The Productivity Commission looks into immigration

The Australian Productivity Commission that is.

The Australian Productivity Commission has underway an interesting inquiry, initiated by the Federal Treasurer, into immigration to Australia. Here is the scope of the inquiry, taken from the Treasurer’s Terms of Reference.

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It is interesting that the Australian government has chosen to initiate another Productivity Commission inquiry only 9 years after the previous large report into the economic impact of immigration. That bulky report concluded that in Australia, the gains from immigration mostly accrued to the immigrants, with little evidence of any material gains to native Australians. Despite the size of that earlier report, there was some aspects of the economic issues (possible benefits, as well as possible costs) that were not covered at all, and the modelling work that was done looked at the medium-term rather than the long term.

The new inquiry has two areas of focus. The first is helping to answer the questions about the costs and benefits of immigration, both to Australian citizens more generally and to the fiscal position of Australian governments more specifically. The second is around the intriguing idea of charging for entry. The idea of rationing entry by price turns up in immigration debates from time to time. “Intriguing” here is my code word for something like “this idea appeals to the economist in me, but yet there is something about it – which I can’t quite put my finger on – that is distasteful, and it seems unlikely to fly”. I can’t see it happening, and yet I’m not entirely sure why it shouldn’t. If we set aside the refugee quota, countries like New Zealand and Australia allow and promote immigration largely for economic reasons, and a price should tell something useful about who could get most value out of permission to live in our country. Perhaps willingness to pay is not overly well aligned to ability to help generate domestic productivity benefits?   But is there good reason not to use price to ration demand for places among those who meet certain basic criteria (age, English language, lack of criminal history etc)? It will be interesting to see what the Commission comes up with in this area.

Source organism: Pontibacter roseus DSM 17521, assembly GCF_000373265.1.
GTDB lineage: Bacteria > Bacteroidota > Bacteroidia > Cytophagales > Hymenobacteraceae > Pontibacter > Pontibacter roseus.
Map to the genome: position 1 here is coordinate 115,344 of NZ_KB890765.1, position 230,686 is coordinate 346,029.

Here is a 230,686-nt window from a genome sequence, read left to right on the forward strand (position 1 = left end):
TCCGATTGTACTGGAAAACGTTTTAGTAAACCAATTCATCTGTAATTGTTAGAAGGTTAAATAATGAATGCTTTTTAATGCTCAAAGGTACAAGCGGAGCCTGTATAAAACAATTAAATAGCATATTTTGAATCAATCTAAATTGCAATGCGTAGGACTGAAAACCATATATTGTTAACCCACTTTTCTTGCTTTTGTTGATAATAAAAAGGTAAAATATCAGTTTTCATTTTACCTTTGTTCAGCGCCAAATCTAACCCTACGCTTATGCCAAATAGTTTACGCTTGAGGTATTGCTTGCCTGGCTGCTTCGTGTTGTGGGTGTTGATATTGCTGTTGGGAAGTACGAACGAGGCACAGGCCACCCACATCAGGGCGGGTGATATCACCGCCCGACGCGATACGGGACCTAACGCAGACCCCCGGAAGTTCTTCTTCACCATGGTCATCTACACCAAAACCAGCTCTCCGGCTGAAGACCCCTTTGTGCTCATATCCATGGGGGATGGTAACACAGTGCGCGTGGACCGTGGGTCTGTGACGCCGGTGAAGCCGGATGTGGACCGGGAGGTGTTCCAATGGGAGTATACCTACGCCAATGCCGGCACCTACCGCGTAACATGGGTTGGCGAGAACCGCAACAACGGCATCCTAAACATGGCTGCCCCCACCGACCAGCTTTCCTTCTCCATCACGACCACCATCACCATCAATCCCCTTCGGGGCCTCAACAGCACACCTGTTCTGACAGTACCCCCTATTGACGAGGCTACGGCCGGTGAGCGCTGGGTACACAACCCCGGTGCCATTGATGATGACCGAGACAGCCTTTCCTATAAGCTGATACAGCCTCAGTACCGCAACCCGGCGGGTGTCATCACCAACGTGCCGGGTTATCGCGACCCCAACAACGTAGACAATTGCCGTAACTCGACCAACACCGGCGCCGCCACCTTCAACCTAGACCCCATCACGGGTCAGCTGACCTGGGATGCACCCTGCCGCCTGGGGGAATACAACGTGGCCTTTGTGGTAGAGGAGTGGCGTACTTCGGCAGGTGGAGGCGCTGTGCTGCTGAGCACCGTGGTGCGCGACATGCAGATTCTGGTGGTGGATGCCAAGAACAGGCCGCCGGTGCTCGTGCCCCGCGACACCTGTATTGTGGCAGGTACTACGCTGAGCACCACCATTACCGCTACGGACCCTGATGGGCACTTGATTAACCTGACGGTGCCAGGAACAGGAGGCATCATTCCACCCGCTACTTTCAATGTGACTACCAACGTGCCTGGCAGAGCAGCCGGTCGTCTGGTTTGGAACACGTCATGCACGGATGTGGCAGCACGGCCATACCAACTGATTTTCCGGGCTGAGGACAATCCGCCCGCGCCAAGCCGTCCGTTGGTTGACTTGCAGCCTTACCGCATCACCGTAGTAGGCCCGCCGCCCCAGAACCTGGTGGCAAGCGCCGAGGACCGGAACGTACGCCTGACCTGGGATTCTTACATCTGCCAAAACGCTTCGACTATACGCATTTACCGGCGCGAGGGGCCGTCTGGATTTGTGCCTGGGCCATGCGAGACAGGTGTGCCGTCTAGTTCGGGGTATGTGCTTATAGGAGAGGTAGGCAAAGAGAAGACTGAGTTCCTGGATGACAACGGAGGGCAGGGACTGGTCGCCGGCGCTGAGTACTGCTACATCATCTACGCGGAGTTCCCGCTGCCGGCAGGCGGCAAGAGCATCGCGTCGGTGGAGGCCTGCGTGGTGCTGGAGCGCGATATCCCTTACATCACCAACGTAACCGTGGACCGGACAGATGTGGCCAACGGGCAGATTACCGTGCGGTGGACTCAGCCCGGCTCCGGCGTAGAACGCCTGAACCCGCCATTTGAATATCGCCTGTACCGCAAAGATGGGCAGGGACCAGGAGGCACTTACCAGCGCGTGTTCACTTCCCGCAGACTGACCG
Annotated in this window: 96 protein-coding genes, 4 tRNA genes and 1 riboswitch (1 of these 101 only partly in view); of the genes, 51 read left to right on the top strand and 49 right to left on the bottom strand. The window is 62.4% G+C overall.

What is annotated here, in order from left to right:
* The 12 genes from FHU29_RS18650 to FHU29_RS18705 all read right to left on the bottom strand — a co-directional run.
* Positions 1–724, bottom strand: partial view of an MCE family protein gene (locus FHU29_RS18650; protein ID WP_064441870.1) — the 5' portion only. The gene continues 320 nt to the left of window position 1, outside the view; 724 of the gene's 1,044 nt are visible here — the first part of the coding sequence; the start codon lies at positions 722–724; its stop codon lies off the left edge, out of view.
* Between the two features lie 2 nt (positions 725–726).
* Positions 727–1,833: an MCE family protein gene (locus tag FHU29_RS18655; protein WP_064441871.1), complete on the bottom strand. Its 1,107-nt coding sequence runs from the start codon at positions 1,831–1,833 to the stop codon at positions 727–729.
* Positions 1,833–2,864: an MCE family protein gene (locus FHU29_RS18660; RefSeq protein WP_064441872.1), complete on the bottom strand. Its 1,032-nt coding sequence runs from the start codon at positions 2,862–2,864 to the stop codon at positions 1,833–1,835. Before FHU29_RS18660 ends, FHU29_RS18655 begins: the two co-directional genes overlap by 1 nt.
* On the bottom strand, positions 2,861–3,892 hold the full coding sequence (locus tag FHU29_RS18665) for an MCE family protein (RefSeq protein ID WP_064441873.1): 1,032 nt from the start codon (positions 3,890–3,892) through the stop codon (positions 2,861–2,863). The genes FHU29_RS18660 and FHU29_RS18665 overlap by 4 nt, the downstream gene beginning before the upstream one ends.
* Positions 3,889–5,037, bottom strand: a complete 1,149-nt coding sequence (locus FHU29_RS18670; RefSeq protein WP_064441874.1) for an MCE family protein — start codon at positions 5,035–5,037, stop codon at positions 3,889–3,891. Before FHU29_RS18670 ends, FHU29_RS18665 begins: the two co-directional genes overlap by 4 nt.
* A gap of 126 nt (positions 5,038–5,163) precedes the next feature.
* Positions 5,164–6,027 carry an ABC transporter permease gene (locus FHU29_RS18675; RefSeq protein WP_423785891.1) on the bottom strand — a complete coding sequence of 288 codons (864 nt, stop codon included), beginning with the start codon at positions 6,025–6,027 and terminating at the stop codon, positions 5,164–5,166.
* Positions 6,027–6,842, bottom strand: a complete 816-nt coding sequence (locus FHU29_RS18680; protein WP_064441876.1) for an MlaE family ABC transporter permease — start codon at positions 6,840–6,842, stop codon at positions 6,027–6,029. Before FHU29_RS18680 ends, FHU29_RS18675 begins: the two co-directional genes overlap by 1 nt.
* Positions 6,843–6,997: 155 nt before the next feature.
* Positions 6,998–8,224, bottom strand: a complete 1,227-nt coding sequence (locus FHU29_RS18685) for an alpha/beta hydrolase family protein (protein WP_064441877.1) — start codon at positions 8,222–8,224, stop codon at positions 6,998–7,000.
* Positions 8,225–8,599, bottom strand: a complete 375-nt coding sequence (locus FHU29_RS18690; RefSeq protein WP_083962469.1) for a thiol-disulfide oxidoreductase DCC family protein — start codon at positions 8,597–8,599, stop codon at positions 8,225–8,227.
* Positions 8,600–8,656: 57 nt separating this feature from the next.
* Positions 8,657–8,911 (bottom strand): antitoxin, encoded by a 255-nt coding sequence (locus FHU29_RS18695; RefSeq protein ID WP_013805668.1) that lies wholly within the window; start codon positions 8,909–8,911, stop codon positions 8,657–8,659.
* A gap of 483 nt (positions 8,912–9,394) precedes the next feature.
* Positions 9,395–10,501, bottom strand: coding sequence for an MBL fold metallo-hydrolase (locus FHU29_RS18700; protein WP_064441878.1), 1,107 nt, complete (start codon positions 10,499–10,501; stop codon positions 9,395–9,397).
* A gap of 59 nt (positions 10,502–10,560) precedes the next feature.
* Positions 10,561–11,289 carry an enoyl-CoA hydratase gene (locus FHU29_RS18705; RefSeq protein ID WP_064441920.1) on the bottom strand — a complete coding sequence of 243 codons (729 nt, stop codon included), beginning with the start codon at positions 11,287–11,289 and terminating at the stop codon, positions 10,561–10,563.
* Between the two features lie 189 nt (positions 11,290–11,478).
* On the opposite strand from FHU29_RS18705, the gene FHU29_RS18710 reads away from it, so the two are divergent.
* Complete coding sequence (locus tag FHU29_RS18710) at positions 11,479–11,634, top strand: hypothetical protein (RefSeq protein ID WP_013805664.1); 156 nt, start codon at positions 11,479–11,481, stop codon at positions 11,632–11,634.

To their credit, the team working on this immigration inquiry sent a couple of senior people to Wellington this week. New Zealand has quite similar immigration policies to Australia, and for Australia in particular, the largely-free trans-Tasman immigration area also complicates things (as it does for us, in the possibility of people returning home late in life to claim New Zealand welfare benefits). I was among the various groups of public and private sector people they met while they were here, and we had a good wide-ranging discussion.

I noted that I had increasingly come to think that good immigration policy – in countries like ours, with no treaty obligations to allow open access, and (unlike Israel) no national identity/security reasons to promote immigration – is best thought of as an optional complement to economic success. The alternative, which seems to be at the heart of the arguments of immigration advocates in New Zealand, is to see immigration policy as an engine (perhaps large, perhaps small) helping generate economic success.  I can’t think of a country – going back centuries – where immigration has materially improved the economic fortunes of the recipient country. In the last great age of immigration – the decades prior to World War One – migrants flowed to countries that were already economically successful (be it New Zealand, Australia, Canada, Argentina, the United States or even within Europe itself). Economic success allows a country, if it chooses, to support more people at high incomes. And emigration eases the pressures in the source country, lifting living standards among those who remain.